Maori myths under a spellby Listener Archive
In the Library of Possible Influences, where books that share elements are shelved together, Tina Makereti's confident collection of 13 short stories would slide in next to Tom Cho's Look Who's Morphing, and a couple of shelves above you'd find Ted Hughes's Tales from Ovid. Cho writes the interior life of a version of Baby from Dirty Dancing; Makereti gives Napier's Pania of the Reef statue, who "must have been felt up by half the country", wry wisdom. Where Hughes titivates Ovid, Makereti revivifies Maori myths.
Metamorphosis is one of the collection's binding themes and tricks - these stories read like Maui has cast humorous spells on tales you've heard all your life. An effect of measured exaggeration is a wit that winks at you between words and generates as much page-turning fuel as the plots themselves.
The stories divide into refurbished myths, smuggled-in social commentary and mash-ups of life and lore. And although well-known characters and plots appear, it would be foolish to place bets on what happens next. Clues that decode a small mystery in one story can be found in another - read together, the stories multiply in meaning.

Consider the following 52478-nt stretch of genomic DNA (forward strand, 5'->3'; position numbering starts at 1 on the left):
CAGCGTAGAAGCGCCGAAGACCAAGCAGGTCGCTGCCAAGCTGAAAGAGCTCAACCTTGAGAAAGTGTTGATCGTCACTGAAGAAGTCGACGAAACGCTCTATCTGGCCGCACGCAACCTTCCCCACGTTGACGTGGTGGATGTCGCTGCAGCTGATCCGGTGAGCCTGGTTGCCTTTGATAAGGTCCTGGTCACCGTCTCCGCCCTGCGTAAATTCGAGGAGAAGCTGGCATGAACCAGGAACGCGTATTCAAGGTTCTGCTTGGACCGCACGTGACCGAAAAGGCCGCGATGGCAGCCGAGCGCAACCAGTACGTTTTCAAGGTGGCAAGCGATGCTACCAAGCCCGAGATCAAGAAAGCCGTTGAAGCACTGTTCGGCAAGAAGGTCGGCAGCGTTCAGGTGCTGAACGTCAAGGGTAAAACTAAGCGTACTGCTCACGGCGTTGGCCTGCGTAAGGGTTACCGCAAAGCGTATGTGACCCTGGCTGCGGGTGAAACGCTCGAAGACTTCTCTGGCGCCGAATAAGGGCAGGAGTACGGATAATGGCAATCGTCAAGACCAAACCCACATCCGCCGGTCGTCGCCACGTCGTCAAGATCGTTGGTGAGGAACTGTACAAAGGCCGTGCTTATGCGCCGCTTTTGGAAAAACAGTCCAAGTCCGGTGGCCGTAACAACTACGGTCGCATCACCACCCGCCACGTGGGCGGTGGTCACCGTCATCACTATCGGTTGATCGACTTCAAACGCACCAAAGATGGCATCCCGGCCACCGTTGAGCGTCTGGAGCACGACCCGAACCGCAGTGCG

Makereti's alloyed style of writing disturbs default settings of time and space - as in the Maori worldview, the future is behind us and the past in front, yes, but what is that thing on the periphery and where did it come from? Mortals and humans with god-like gifts talk to each other up and down generations, raising political questions about Aotearoa New Zealand now.
In The God-child, we read that the world is "inhabited by a pulse of life fractured into splendid multiplicity", which passes "through everything like a wave". It is from this wave's atoms that Makereti fashions her clever yet effortless stories of second sight.
ONCE UPON A TIME IN AOTEAROA, by Tina Makereti (Huia, $30).
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